Former Co-op Bank chief Paul Flowers says 'I have sinned'
Disgraced former Co-op Bank chairman Paul Flowers has spoken for the first time since his arrest over drugs allegations, saying: "I have sinned."
The Methodist minister, who stepped down from the bank last summer, told BBC Newsnight some of his "frailties" had been exposed in the public domain.
He was arrested last November after the Mail on Sunday published footage showing him allegedly buying drugs.
Mr Flowers, 63, said the last few months had been "hellish" at times.
In a wide-ranging, exclusive interview with Newsnight, he also revealed how the government had put pressure on the Co-op Bank before it aborted plans to buy 600 Lloyds branches.
He said ministers had made it clear they wanted the deal, which exposed for the first time the Co-op Bank's poor financial health, to go ahead.
'Cathartic and traumatic'
Mr Flowers, who has been a minister in Bradford since 1976, said "things got pretty hairy" for him last November when he was arrested as part of what police called a "drugs supply investigation" following the newspaper allegations. He is currently on bail.
At the time he was also facing questions about his suitability to have led the Co-op Bank, after he had appeared before a committee of MPs and told them the bank's assets were £3bn when they were actually £47bn.
"I am in company with every other human being for having my frailties and some fragility exposed," he said.
"Most people get through life without that ever coming into the public domain. But, of course I have sinned in that old-fashioned term, which I would rarely use, I have to say."
He added: "Up to [November] there hadn't been much commentary about things we were doing at the bank, but it got worse after that.
"And for me personally there have been several moments where it has been hellish.
"You certainly find out who your friends are because a significant number of people in politics and in the Co-op, and some in the Church, have been noticeable by their silence or their absence."
After his arrest at his home in Merseyside, he said he had sought "professional support for the issues that I was facing" and underwent a 28-day addictions treatment programme, which he found both "cathartic and traumatic".
Of his appearance before MPs, he said he had been ill-prepared for the experience and was also put off by some MPs trying to "trip me up" with their questioning and score political points.
He defended his appointment as the Co-op Bank's chairman, saying: "Others made a judgement that I was the right and appropriate person to be the chair at that particular time. And it went through a very rigorous process of selection."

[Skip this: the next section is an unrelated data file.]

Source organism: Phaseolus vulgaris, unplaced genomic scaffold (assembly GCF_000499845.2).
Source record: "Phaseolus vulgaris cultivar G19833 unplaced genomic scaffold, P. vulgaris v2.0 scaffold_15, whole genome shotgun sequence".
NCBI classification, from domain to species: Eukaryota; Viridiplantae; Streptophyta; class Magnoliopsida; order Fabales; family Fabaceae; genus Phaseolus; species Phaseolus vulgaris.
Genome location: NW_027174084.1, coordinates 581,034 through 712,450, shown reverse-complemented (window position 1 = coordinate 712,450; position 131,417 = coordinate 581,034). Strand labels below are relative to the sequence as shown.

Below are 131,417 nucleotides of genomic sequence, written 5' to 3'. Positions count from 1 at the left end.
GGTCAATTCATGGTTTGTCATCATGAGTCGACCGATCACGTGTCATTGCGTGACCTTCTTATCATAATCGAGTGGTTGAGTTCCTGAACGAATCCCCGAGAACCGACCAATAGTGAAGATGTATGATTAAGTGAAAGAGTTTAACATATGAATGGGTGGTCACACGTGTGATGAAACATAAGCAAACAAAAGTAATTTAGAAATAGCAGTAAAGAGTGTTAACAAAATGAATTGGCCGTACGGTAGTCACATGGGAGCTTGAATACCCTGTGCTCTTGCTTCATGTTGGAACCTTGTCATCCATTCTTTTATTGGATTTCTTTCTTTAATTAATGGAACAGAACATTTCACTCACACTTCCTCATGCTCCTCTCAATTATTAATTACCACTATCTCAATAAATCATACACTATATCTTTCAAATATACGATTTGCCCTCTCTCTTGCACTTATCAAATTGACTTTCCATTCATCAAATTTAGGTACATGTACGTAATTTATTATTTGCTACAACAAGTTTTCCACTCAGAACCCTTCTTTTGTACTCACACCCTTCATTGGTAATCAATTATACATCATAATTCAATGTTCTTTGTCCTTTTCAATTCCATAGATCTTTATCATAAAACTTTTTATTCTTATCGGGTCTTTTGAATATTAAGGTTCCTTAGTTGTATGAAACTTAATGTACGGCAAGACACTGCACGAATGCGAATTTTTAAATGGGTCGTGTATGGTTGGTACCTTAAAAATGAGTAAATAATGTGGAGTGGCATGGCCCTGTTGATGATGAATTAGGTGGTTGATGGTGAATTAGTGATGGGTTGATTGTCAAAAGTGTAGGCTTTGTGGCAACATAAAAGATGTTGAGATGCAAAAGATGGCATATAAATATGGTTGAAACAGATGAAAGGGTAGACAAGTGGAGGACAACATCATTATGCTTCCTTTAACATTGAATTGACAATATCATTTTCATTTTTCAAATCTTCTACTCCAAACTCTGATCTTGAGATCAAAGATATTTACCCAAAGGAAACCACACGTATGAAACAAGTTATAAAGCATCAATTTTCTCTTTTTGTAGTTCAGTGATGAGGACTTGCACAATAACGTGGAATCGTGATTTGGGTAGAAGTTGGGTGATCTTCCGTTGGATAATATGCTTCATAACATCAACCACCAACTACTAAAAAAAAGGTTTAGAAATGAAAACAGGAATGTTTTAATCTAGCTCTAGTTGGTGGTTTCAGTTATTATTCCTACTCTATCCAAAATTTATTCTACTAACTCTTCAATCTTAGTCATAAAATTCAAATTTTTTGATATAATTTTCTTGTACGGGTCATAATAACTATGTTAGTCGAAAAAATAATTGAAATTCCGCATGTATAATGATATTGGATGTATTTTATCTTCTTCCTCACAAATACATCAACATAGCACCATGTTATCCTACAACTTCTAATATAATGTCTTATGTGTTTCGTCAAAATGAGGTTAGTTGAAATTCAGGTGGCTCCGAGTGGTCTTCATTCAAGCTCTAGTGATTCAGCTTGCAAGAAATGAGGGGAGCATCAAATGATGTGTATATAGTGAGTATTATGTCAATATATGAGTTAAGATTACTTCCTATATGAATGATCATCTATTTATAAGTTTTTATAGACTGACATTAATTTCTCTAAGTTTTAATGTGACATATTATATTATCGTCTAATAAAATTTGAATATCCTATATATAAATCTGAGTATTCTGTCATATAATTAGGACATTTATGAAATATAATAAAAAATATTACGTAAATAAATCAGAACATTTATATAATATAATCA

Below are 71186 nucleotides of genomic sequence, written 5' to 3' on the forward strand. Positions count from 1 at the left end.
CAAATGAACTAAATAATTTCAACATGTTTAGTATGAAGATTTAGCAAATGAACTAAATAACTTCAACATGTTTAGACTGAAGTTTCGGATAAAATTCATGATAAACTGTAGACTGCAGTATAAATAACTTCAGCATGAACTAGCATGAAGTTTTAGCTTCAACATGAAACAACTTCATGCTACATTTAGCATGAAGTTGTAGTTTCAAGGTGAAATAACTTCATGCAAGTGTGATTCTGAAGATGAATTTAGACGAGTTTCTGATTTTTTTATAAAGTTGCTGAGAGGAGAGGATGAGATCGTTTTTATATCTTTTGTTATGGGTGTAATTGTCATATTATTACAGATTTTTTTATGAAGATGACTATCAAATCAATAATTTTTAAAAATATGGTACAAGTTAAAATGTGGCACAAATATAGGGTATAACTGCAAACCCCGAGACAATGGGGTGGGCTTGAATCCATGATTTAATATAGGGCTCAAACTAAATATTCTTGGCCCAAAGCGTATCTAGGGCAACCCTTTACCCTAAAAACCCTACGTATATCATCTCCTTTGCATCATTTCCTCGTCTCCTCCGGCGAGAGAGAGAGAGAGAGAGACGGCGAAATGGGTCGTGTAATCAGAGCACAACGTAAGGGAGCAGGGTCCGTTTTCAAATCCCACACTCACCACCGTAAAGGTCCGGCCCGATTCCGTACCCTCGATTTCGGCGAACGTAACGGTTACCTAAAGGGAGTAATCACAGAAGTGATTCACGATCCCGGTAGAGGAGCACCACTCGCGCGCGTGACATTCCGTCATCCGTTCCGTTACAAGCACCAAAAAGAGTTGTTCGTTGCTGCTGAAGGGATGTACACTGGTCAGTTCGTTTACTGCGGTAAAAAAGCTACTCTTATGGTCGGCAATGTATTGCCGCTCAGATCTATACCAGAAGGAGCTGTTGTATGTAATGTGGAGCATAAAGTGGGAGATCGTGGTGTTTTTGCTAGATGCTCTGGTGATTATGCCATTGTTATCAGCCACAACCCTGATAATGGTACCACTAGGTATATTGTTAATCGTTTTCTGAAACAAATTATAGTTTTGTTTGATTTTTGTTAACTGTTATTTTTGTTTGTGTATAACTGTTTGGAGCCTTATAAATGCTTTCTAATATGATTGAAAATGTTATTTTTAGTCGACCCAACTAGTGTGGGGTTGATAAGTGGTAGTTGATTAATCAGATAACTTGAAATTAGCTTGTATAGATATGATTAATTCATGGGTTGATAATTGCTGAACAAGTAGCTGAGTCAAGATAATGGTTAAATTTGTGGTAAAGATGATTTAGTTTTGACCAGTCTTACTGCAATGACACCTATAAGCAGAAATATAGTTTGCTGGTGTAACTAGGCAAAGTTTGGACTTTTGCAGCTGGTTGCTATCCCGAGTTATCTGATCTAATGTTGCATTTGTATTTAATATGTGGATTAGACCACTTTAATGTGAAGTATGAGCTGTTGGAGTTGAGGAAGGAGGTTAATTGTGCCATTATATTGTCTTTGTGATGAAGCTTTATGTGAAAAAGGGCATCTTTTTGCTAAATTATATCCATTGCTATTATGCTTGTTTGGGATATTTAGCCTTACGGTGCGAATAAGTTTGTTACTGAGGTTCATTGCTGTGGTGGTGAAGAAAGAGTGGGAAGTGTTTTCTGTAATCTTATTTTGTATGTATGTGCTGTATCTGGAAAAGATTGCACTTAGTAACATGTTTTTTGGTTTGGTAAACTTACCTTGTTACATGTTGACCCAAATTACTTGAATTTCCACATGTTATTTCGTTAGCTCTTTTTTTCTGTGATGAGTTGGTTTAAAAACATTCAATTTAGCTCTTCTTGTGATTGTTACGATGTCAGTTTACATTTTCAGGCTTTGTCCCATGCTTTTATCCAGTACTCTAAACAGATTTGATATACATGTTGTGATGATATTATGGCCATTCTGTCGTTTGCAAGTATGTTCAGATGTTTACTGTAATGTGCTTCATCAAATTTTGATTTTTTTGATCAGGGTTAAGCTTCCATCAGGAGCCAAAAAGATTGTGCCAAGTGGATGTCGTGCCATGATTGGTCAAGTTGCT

When asked if he had been involved with drugs while chairman of the Co-op Bank, Mr Flowers replied: "I think you're aware that there are still some issues to be enquired into by the police and that is a question that I think has to remain at the moment unanswered."
He denied any involvement with drugs before he became chairman, but added: "That doesn't answer the earlier question. And I cannot answer it for the moment."
Mr Flowers, who is a former Labour councillor in Bradford and Rochdale, was chairman of the Co-op Bank from April 2010 to June 2013.
The bank had to be rescued last year after it was left with a £1.5bn capital shortfall, with many of its troubles stemming from its merger with the Britannia building society in 2009.
Its poor financial health was first discovered in 2012, when it was trying to acquire more than 600 branches from Lloyds in a process known as Project Verde.
The Co-op Bank was a frontrunner to buy the branches but later withdrew its offer.
Mr Flowers said he had come under "considerable" pressure to make that deal happen "from the present government - and mainly from Conservatives".
He said: "They wanted a deal and remember that the government was - still is - the major shareholder of that bank because of the structural support it had needed in 2008.
"Clearly they wanted a deal which would help them in terms of public finances. They actually said that they were keen on Co-op becoming a much more significant player, with more scale.
"We would have had about 7-8% of the market if this had gone through. And there was pressure certainly from [junior minister] Mark Hoban, but I believe, and know, that that originated much higher up, with the chancellor himself."
A Treasury spokesman said: "The selection of the Co-op and the decision on whether to proceed with the Verde deal was a purely commercial matter for Lloyds Bank and the Co-op Bank, as the chairman and chief executive of Lloyds have consistently made clear.
"Since the full extent of the situation at Co-op Bank became clear, the chancellor has ordered an independent investigation into the events at the Co-op Bank and the circumstances surrounding them."
Last November, the Co-op announced that a group of private investors, made up mostly of hedge funds, would inject nearly £1bn into the bank for a 70% ownership stake.
On Monday, the bank said it planned to raise another £400m by issuing new shares following the discovery of additional costs, the biggest part of which relates to PPI mis-selling and lapses in the provision of mortgages.
The bank said the discovery meant it would make a loss of £1.2bn to £1.3bn for 2013.